BFT can always use paperback books – mystery, science fiction, westerns, current best sellers, classics, etc…
BFT can also use puzzle books – crossword, Sudoku, word search, etc…
BFT can always use donations, which are tax deductible –

Mail checks to: BFT, 152 Oak Brook Commons, Clifton Park, NY 12065

For further informational details, please look at the web site
or contact Joe Palko at

* * * * * * * *

Expired Prescription and Over-The-Counter Drugs turn-in.

The NY State Trooper Headquarters (783-3211) on Route 7, near Wade Road in Latham appears to be the only location in Albany and Schenectady counties to turn in expired drugs. 

There is a box in the lobby, available 24 hours a day, 7 days a week. No questions asked. No set procedure. Some people take labels off bottles. Some do not. The drugs are destroyed. One intent is to avoid putting drugs down a drain, which contaminates water treatment facilities.

Adult EmeaningofLifeducation

The Meaning of Life: Perspectives from the World’s Great Intellectual Traditions

A Seminar of Theological Reflection on Philosophy & Religion in the West & East

What is the meaning of life? It's a question every thoughtful person has pondered at one time or another. Indeed, it may be the biggest question of all. Most of us have asked ourselves this question at some time, or posed it to somebody we respect. It is at once a profound and abstract question, and a deeply personal one. We want to understand the world in which we live, but we also want to understand how to make our own lives as meaningful as possible; to know not only why we're living, but that we're doing it with intention, purpose, and ethical commitment.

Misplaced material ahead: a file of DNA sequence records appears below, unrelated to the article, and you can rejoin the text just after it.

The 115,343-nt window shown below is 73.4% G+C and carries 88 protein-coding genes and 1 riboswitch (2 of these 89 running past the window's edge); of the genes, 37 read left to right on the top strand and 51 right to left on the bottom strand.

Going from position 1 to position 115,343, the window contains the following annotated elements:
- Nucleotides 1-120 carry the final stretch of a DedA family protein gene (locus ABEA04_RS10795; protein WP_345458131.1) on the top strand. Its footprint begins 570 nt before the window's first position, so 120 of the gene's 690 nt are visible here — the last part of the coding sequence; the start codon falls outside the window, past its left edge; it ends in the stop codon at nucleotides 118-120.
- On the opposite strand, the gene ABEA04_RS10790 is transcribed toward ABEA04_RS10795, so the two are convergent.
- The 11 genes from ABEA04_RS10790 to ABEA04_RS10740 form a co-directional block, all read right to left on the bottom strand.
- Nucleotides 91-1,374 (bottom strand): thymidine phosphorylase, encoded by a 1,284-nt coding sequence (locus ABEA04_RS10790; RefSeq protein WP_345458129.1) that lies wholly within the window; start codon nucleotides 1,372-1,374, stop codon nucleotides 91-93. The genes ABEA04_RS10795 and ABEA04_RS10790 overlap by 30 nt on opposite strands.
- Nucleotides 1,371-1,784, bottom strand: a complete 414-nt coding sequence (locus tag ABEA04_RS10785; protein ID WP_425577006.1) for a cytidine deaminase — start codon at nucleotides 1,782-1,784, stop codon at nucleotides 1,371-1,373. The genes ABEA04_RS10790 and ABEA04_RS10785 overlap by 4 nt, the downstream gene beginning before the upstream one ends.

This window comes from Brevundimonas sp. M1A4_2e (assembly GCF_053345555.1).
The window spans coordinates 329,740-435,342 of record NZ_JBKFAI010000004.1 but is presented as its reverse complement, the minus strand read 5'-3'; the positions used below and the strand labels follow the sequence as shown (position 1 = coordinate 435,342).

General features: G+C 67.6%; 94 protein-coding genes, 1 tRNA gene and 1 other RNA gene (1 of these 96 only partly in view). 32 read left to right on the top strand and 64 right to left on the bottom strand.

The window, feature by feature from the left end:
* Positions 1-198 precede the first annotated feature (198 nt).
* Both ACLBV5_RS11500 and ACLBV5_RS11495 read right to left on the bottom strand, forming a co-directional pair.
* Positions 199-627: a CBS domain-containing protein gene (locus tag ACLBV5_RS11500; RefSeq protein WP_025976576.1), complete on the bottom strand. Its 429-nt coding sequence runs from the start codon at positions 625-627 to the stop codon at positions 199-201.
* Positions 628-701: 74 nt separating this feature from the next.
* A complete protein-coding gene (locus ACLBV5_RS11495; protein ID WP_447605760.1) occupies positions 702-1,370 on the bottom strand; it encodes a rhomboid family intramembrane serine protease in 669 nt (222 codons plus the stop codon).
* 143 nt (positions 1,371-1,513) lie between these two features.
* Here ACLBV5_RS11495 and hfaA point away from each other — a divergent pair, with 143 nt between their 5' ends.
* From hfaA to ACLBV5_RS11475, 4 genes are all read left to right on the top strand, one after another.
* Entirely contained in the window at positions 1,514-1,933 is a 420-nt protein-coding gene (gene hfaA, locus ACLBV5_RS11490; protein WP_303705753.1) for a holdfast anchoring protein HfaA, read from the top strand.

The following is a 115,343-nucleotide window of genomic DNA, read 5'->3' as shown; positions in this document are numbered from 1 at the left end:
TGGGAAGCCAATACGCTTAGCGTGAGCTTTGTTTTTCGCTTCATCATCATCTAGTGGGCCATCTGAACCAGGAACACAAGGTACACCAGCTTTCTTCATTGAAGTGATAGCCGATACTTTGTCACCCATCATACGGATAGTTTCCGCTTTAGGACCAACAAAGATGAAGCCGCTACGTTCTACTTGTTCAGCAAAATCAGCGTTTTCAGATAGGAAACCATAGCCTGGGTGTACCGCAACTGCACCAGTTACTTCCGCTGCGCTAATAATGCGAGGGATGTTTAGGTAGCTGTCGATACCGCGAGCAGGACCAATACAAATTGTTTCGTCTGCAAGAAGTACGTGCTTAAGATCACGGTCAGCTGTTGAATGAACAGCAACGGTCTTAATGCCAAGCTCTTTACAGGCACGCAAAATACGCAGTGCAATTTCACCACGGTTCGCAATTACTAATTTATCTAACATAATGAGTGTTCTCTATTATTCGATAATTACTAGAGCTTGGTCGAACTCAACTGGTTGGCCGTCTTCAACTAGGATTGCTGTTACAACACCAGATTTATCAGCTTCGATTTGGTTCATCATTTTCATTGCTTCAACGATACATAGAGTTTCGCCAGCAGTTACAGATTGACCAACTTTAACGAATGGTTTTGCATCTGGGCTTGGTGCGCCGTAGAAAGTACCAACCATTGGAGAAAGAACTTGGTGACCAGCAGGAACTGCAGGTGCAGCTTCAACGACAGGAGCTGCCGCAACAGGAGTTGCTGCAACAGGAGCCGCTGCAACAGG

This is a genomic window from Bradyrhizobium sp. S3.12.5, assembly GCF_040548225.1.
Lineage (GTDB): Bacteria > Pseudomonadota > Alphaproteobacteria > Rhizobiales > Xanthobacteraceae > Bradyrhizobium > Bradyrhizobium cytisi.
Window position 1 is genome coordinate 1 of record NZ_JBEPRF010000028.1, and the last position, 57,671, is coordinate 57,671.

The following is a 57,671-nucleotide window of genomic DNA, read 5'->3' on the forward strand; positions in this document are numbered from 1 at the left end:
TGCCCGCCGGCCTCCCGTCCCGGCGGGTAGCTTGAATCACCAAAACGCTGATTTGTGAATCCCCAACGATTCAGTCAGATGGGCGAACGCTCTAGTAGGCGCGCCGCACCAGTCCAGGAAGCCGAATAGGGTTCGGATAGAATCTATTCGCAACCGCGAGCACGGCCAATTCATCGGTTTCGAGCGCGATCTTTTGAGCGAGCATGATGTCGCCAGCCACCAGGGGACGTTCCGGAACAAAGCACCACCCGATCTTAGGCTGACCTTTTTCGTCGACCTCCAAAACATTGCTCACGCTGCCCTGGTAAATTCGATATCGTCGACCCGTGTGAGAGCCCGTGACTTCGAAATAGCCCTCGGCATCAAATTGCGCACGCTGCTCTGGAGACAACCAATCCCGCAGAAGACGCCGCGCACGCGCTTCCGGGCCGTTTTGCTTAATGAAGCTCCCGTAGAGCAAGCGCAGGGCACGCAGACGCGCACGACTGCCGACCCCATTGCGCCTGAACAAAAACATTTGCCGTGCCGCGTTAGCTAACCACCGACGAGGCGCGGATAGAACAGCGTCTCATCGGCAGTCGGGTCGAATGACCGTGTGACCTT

How, exactly, do we find that meaning, and develop that commitment? How can we grasp why we are here? Or how we should proceed? And to whom, exactly, are we supposed to listen as we shape the path we will walk?

This year-long course is an invigorating way to begin or to continue your pursuit of these questions, with no previous background in philosophical or religious thought required. This course offers a rigorous and wide-ranging exploration of what various spiritual, religious, and philosophical traditions from both the East and the West have contributed to this profound line of questioning.

The seminar takes place on Tuesday Mornings  from 10:30 – noon in the Conference Room .

* * * * * *

Sunday Morning Adult Education: Painting the Stars: Science, Religion and an Evolving Faith

"When I have a terrible need
of—dare I say, ‘religion’? —
then I go outside at night and